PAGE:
Iran Directing Assad's War in Syria

(New Yorker) Dexter Filkins - Maj.-Gen. Qassem Suleimani, 56, took command of Iran's Revolutionary Guards' Quds Force 15 years ago, and in that time he has sought to reshape the Middle East in Iran's favor: assassinating rivals, arming allies, and, for most of a decade, directing a network of militant groups that killed hundreds of Americans in Iraq. "Suleimani is the single most powerful operative in the Middle East today," John Maguire, a former CIA officer in Iraq, told me. Suleimani began flying into Damascus frequently so that he could assume personal control of the Iranian intervention. "He's running the war himself," an American defense official told me. In Damascus, he is said to work out of a heavily fortified command post in a nondescript building, where he has installed a multinational array of officers: the heads of the Syrian military, a Hizbullah commander, and a coordinator of Iraqi Shiite militias, which Suleimani mobilized and brought to the fight. Late last year, Western officials began to notice a sharp increase in Iranian supply flights into Damascus airport. Instead of a handful a week, planes were coming every day, carrying weapons and ammunition along with officers from the Quds Force. A Middle Eastern security official said that the number of Quds Force operatives, along with the Iraqi Shiite militiamen they brought with them, reached into the thousands.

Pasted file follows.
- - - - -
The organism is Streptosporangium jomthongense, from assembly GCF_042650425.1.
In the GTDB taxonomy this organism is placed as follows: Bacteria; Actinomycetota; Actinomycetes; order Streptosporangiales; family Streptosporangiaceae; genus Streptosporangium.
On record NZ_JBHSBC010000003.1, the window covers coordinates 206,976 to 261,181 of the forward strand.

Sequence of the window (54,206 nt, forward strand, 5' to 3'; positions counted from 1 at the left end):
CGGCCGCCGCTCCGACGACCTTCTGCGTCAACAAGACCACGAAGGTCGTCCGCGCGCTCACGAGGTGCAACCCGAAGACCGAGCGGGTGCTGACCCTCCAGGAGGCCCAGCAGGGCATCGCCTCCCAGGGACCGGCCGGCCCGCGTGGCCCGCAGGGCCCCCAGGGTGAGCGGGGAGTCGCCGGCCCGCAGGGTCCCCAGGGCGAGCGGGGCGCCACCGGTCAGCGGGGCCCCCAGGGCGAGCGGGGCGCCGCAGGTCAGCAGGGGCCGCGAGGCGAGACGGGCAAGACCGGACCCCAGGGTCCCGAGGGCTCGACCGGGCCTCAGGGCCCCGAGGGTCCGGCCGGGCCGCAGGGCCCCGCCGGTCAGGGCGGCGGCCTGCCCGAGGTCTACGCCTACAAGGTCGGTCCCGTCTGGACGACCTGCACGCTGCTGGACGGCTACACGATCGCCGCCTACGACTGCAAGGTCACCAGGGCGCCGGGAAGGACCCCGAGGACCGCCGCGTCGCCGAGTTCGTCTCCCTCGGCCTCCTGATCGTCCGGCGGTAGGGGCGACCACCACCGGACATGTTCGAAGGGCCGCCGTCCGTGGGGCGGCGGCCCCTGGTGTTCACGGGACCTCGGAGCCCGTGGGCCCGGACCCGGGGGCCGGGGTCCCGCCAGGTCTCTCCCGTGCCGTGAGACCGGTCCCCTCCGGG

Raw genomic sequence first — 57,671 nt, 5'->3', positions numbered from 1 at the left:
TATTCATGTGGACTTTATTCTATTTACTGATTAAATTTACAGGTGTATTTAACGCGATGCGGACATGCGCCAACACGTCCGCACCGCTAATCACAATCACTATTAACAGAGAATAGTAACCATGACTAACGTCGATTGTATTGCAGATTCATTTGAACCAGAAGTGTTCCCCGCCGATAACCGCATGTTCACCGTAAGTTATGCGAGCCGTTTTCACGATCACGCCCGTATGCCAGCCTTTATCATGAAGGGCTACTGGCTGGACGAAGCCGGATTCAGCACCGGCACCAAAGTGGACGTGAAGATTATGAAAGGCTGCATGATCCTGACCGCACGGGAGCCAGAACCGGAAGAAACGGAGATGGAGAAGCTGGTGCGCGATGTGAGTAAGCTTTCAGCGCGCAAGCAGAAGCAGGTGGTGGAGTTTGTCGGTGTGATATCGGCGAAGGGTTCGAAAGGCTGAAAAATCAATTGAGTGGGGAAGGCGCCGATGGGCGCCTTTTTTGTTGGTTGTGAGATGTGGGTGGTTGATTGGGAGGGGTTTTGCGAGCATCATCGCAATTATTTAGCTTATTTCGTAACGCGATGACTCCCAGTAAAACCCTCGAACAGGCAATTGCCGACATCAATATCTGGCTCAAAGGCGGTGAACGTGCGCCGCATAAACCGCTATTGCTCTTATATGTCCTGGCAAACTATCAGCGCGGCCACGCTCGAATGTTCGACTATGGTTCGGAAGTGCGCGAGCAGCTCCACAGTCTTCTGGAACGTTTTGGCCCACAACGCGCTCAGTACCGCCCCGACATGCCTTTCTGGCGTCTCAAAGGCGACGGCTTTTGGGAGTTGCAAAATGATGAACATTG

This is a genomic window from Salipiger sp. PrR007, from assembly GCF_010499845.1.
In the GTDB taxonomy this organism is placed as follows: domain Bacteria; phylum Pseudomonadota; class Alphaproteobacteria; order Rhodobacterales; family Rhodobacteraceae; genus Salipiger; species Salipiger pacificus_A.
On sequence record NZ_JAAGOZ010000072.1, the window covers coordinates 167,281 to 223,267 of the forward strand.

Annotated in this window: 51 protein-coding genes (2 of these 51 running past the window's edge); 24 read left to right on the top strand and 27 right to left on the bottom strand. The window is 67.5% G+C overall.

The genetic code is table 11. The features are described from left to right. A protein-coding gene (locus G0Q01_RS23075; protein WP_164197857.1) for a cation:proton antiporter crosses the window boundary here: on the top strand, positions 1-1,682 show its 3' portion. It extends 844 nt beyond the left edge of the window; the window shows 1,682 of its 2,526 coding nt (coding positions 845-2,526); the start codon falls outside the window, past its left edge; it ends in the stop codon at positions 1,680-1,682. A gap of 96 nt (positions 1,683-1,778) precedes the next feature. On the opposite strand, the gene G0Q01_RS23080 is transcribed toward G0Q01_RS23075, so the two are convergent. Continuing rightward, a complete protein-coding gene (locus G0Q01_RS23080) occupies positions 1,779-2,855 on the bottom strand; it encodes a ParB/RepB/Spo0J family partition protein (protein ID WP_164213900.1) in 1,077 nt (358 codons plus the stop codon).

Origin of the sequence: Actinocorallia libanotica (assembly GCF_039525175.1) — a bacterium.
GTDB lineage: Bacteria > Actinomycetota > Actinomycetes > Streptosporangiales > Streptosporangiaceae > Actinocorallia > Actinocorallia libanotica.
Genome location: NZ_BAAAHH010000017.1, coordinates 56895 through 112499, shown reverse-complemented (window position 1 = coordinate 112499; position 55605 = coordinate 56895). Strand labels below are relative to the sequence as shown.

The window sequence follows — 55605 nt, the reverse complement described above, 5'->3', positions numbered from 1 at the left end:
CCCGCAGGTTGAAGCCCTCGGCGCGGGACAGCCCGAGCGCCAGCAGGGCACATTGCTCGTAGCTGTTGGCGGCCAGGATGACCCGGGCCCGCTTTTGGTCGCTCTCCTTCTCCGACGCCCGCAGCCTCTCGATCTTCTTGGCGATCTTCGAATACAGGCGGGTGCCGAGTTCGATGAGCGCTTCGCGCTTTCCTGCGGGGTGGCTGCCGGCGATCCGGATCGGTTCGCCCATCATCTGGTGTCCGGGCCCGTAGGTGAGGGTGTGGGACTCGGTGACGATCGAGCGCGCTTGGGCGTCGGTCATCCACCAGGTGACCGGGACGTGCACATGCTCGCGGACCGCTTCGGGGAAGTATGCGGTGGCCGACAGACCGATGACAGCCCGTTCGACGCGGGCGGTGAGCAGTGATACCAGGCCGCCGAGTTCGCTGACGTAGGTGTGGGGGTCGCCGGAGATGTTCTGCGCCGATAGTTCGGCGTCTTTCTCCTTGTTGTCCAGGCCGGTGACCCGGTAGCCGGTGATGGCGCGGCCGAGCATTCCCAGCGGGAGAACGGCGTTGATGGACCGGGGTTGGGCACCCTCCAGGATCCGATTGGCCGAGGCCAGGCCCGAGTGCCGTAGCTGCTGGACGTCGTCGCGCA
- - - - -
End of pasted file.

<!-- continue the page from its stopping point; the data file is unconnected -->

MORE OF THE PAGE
2013-09-24 00:00:00

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